「智者は時にそむいて利を捨てず」 (Chisha wa Toki ni Somuite Ri o Sutezu)
“The Wise Man Never Forsaketh an Advantage”

Now we’re getting somewhere. Although Genjitsu still has its work cut out for it in forging some semblance of overarching conflict, the first pieces are at last being laid bare and the way forward properly revealed. Don’t expect any sort of stupendous masterpiece on the part of this politicking, but rest assured there’s more to the picture than simply touching fluffy tails.

Much as I lavished praise (read: hopes and prayers) on at the start, Genjitsu’s main selling point is its political struggles and this week finally started delving into it proper. While we won’t get anything particularly amazing here, it’s quite nice seeing a willingness to break with typical epic fashion and show that securing power is often the most difficult task of any new ruler. Yes, you may be acknowledged as the head of whatever plot of half-hearted farmland by some local bigshot, but you are never truly secured until all power players recognize you as such; as Genjitsu shows (albeit shallowly) domestic politics and its arrangement always makes or breaks those with hopes of acting on the international stage. Regardless of your skills or talking prowess, the moment you underestimate that loyal subordinate is the day you find yourself looking at the firing squad.

Of course, Genjitsu won’t really get into the nitty gritty of internal powerplays and this episode is the prime reinforcer. No schemer worth their salt is going to plot or reveal their intentions in such an open environment after all, and outside of immediate shock it’s fairly easy to guess how the hesitant harem head will proceed from here. Endowed with multiple threats united only in outlook – i.e. challenging your claim to rule – only? Nothing a bit of divide and conquer via appeals to personal interest cannot solve. Kazuya may be adhering to a playbook dependent upon wholly coldhearted tactics too much at the moment (Machiavelli only gets you so far in isolation), but he’s on the right track for ensuring his head remains firmly attached to his neck, angsty elven protection notwithstanding. For all his changes and all his developments there’s still a power-base unaccepting of his rule, and only imaginative thinking will ensure it continues long enough to potentially secure the kingdom and find a way home.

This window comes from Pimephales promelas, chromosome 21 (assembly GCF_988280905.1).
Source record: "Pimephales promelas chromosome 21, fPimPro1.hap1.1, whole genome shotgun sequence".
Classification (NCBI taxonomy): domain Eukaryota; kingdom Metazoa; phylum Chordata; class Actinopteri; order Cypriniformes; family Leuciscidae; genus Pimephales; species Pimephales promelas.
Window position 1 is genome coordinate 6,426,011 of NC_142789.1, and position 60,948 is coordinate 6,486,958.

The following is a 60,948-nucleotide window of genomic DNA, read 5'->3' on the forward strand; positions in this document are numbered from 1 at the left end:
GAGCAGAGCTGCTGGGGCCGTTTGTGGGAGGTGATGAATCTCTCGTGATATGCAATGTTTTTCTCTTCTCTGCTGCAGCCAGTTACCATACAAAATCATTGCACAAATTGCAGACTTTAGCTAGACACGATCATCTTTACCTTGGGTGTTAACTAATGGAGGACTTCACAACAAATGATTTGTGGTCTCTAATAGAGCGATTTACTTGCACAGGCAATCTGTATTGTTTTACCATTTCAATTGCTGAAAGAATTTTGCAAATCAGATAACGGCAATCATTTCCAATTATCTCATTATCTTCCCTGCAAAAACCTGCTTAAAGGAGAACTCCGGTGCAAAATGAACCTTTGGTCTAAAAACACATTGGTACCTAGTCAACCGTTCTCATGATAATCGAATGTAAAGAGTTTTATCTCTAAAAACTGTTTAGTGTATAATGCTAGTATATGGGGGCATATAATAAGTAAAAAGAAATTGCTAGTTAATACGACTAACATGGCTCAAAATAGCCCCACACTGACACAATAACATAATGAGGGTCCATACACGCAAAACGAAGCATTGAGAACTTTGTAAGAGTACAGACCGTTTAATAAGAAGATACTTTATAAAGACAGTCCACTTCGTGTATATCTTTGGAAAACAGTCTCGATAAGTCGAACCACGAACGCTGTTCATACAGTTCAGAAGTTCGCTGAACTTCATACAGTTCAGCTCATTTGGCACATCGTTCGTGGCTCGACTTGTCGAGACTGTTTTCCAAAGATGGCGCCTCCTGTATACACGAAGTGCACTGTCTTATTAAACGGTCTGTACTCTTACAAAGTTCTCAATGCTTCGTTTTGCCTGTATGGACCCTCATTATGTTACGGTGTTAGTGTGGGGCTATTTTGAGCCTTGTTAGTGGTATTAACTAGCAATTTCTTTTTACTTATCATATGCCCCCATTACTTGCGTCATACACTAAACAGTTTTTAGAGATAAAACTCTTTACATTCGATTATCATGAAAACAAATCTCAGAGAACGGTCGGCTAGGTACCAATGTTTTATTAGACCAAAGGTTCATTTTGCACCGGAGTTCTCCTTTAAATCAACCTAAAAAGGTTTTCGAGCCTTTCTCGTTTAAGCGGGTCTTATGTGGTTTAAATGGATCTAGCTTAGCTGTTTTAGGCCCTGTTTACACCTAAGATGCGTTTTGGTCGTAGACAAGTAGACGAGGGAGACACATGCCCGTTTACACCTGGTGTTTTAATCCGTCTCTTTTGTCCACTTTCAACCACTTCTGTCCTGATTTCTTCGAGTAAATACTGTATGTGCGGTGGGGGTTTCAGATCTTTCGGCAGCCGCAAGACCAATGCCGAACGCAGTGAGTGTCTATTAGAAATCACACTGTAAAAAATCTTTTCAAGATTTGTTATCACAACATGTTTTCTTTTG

Or, you know, finally accept the inevitable.

5 Comments

  1. I think anyone can see a potential enemy in our king’s inner circle I mentioned last time… Anyway, here we approach bane of many a medieval monarch, the Independent high nobles with what amounts to private armies.

    Ewok40k
  2. Oh man, the kind of episode is what I was looking for, a bit of realism mirroring our political environment. That Hal boy has a lot to think about, choosing Duke Carmine over Kazuya means loosing someone very dear. (Kaede) I think Hal mentioned he understands Duke Carmine, can any one really understand a leader without a working relationship? We do this all the time in our society at presidential rallies.

    RenaSayers
    1. To give some context again on how sort of well established Duke Carmine is: He’s the head of the army. The army that Liscia was riding back from in episode 1. She was his direct subordinate. The fact that Liscia’s mentor is taking a hardline stance like this against the new king and taking in the corrupt nobles is obviously quite confusing to a lot of military people.

      Heiro One
      1. Good point, I can only provide conjectures at this. If the Duke really feels Kazuya is unfit to lead a nation and should be removed from seat at the throne. Carmine will need to associate with names that have bigger influences to remove the new King—maybe. But at the same time, we have not seen the Duke make any attempts to measure Kazuya‘s as a person and king in person. So Carmine is basing his judgment on second hand info by corrupt nobles and to your point yes it’s odd.

        Rena Sayers
  3. That was an improvement over the previous episode as it dealt with the dangers of the dukes and the bit about Aisha pretending to be asleep in order to not disturb the couple made me chuckle.

    boingman

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